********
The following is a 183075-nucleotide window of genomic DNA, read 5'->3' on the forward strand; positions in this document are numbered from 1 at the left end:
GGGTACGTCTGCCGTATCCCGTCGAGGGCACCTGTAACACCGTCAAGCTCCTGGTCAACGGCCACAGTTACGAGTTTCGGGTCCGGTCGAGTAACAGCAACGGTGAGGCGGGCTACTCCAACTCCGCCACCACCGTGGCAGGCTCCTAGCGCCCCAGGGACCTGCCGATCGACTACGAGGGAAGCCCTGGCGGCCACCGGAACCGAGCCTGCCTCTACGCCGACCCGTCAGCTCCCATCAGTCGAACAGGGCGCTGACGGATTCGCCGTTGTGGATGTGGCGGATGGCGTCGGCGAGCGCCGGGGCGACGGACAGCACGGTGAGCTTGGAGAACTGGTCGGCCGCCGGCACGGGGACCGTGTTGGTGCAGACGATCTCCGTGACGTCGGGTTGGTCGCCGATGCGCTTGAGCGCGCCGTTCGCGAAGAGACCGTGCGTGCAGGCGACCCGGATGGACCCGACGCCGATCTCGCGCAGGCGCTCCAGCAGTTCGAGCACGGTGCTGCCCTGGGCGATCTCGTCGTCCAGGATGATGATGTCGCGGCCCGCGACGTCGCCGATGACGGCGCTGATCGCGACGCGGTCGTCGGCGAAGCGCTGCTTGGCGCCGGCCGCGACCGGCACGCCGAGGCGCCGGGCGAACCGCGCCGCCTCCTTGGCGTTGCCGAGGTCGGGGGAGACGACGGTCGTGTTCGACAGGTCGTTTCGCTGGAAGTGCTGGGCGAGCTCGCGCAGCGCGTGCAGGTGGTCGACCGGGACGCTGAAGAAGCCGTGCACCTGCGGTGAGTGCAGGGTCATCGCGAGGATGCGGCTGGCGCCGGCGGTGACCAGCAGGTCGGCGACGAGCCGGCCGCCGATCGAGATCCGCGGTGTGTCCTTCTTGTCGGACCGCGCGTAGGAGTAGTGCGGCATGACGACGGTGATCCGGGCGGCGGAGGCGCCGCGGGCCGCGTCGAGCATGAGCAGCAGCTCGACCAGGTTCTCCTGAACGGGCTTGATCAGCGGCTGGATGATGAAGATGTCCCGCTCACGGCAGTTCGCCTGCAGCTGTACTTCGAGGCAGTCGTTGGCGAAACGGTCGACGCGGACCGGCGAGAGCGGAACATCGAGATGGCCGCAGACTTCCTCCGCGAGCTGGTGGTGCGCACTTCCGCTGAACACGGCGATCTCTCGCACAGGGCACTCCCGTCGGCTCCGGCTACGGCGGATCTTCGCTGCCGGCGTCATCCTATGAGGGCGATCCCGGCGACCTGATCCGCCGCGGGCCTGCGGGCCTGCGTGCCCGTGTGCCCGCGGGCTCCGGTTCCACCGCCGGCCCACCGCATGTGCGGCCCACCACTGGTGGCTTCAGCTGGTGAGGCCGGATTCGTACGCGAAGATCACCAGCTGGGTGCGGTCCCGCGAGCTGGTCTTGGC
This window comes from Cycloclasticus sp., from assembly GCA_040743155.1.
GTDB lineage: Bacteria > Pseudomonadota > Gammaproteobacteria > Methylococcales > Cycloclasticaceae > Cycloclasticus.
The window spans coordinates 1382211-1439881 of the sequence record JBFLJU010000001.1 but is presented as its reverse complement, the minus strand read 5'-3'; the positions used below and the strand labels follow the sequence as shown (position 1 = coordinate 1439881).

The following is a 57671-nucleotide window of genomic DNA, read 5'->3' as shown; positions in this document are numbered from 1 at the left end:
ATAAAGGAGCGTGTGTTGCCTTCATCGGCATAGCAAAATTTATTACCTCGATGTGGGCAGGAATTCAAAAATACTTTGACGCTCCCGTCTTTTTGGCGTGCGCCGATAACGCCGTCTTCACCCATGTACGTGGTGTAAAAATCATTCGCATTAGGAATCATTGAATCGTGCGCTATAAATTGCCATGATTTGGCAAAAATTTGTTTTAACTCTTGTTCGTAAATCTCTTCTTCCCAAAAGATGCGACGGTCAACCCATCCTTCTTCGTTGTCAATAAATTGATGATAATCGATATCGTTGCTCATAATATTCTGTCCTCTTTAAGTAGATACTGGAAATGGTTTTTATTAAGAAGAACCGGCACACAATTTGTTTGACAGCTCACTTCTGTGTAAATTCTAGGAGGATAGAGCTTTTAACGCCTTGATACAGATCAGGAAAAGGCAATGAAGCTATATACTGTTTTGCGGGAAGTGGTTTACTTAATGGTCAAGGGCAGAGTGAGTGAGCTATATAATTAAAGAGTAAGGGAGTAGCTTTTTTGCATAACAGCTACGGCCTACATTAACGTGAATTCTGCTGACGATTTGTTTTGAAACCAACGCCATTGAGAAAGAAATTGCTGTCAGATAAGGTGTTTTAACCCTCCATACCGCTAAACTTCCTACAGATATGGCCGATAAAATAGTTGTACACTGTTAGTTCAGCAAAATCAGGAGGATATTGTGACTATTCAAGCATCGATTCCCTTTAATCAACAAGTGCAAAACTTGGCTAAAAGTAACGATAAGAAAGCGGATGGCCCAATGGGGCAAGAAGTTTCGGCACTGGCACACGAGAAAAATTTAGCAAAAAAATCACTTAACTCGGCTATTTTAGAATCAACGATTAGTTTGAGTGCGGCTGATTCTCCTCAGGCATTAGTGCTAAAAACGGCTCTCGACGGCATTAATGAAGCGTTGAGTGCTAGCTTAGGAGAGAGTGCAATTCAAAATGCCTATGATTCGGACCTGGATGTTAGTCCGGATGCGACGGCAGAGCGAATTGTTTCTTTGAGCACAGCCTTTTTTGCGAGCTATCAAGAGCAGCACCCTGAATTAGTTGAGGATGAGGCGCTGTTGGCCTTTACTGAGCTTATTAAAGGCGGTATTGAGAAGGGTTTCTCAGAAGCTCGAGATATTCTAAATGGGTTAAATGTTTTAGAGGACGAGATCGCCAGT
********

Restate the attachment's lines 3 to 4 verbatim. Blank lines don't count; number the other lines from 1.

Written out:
This window comes from Cycloclasticus sp., from assembly GCA_040743155.1.
GTDB lineage: Bacteria > Pseudomonadota > Gammaproteobacteria > Methylococcales > Cycloclasticaceae > Cycloclasticus.